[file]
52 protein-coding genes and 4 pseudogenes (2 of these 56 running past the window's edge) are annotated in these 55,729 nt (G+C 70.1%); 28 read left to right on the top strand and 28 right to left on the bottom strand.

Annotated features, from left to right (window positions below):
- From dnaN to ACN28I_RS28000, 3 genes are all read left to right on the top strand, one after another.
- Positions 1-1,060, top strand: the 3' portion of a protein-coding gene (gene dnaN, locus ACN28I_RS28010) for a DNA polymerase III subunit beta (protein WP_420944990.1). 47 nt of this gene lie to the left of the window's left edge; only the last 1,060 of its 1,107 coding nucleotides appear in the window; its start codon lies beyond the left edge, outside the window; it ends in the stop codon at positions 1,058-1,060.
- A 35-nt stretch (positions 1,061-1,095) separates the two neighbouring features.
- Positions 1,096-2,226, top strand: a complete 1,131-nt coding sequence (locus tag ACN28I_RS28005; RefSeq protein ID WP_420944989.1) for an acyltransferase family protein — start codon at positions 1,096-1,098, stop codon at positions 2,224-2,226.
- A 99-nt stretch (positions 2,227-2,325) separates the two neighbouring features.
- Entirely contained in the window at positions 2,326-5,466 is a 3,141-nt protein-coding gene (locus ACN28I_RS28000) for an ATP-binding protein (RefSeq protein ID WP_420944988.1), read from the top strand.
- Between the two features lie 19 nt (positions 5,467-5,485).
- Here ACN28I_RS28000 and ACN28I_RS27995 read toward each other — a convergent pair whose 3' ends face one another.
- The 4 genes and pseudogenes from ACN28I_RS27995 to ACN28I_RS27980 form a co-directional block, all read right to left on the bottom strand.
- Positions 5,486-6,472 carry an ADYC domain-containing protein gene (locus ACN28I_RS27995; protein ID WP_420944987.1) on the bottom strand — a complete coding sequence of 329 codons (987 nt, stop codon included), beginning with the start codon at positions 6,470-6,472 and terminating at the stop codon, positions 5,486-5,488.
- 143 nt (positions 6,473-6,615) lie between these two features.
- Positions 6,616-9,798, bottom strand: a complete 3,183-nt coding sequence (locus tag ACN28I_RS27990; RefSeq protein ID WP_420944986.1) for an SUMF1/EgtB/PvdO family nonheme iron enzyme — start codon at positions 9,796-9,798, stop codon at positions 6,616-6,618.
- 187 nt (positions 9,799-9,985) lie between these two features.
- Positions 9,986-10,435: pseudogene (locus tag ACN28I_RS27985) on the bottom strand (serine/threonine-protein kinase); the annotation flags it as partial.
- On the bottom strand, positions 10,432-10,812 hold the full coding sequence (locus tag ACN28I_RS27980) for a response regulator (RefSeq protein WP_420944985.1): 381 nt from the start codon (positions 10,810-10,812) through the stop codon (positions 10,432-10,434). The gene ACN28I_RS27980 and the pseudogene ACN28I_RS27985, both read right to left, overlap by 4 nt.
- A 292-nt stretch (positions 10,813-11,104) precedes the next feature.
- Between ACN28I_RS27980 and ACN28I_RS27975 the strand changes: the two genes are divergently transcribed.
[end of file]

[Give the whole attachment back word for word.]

52 protein-coding genes and 4 pseudogenes (2 of these 56 running past the window's edge) are annotated in these 55,729 nt (G+C 70.1%); 28 read left to right on the top strand and 28 right to left on the bottom strand.

Annotated features, from left to right (window positions below):
- From dnaN to ACN28I_RS28000, 3 genes are all read left to right on the top strand, one after another.
- Positions 1-1,060, top strand: the 3' portion of a protein-coding gene (gene dnaN, locus ACN28I_RS28010) for a DNA polymerase III subunit beta (protein WP_420944990.1). 47 nt of this gene lie to the left of the window's left edge; only the last 1,060 of its 1,107 coding nucleotides appear in the window; its start codon lies beyond the left edge, outside the window; it ends in the stop codon at positions 1,058-1,060.
- A 35-nt stretch (positions 1,061-1,095) separates the two neighbouring features.
- Positions 1,096-2,226, top strand: a complete 1,131-nt coding sequence (locus tag ACN28I_RS28005; RefSeq protein ID WP_420944989.1) for an acyltransferase family protein — start codon at positions 1,096-1,098, stop codon at positions 2,224-2,226.
- A 99-nt stretch (positions 2,227-2,325) separates the two neighbouring features.
- Entirely contained in the window at positions 2,326-5,466 is a 3,141-nt protein-coding gene (locus ACN28I_RS28000) for an ATP-binding protein (RefSeq protein ID WP_420944988.1), read from the top strand.
- Between the two features lie 19 nt (positions 5,467-5,485).
- Here ACN28I_RS28000 and ACN28I_RS27995 read toward each other — a convergent pair whose 3' ends face one another.
- The 4 genes and pseudogenes from ACN28I_RS27995 to ACN28I_RS27980 form a co-directional block, all read right to left on the bottom strand.
- Positions 5,486-6,472 carry an ADYC domain-containing protein gene (locus ACN28I_RS27995; protein ID WP_420944987.1) on the bottom strand — a complete coding sequence of 329 codons (987 nt, stop codon included), beginning with the start codon at positions 6,470-6,472 and terminating at the stop codon, positions 5,486-5,488.
- 143 nt (positions 6,473-6,615) lie between these two features.
- Positions 6,616-9,798, bottom strand: a complete 3,183-nt coding sequence (locus tag ACN28I_RS27990; RefSeq protein ID WP_420944986.1) for an SUMF1/EgtB/PvdO family nonheme iron enzyme — start codon at positions 9,796-9,798, stop codon at positions 6,616-6,618.
- 187 nt (positions 9,799-9,985) lie between these two features.
- Positions 9,986-10,435: pseudogene (locus tag ACN28I_RS27985) on the bottom strand (serine/threonine-protein kinase); the annotation flags it as partial.
- On the bottom strand, positions 10,432-10,812 hold the full coding sequence (locus tag ACN28I_RS27980) for a response regulator (RefSeq protein WP_420944985.1): 381 nt from the start codon (positions 10,810-10,812) through the stop codon (positions 10,432-10,434). The gene ACN28I_RS27980 and the pseudogene ACN28I_RS27985, both read right to left, overlap by 4 nt.
- A 292-nt stretch (positions 10,813-11,104) precedes the next feature.
- Between ACN28I_RS27980 and ACN28I_RS27975 the strand changes: the two genes are divergently transcribed.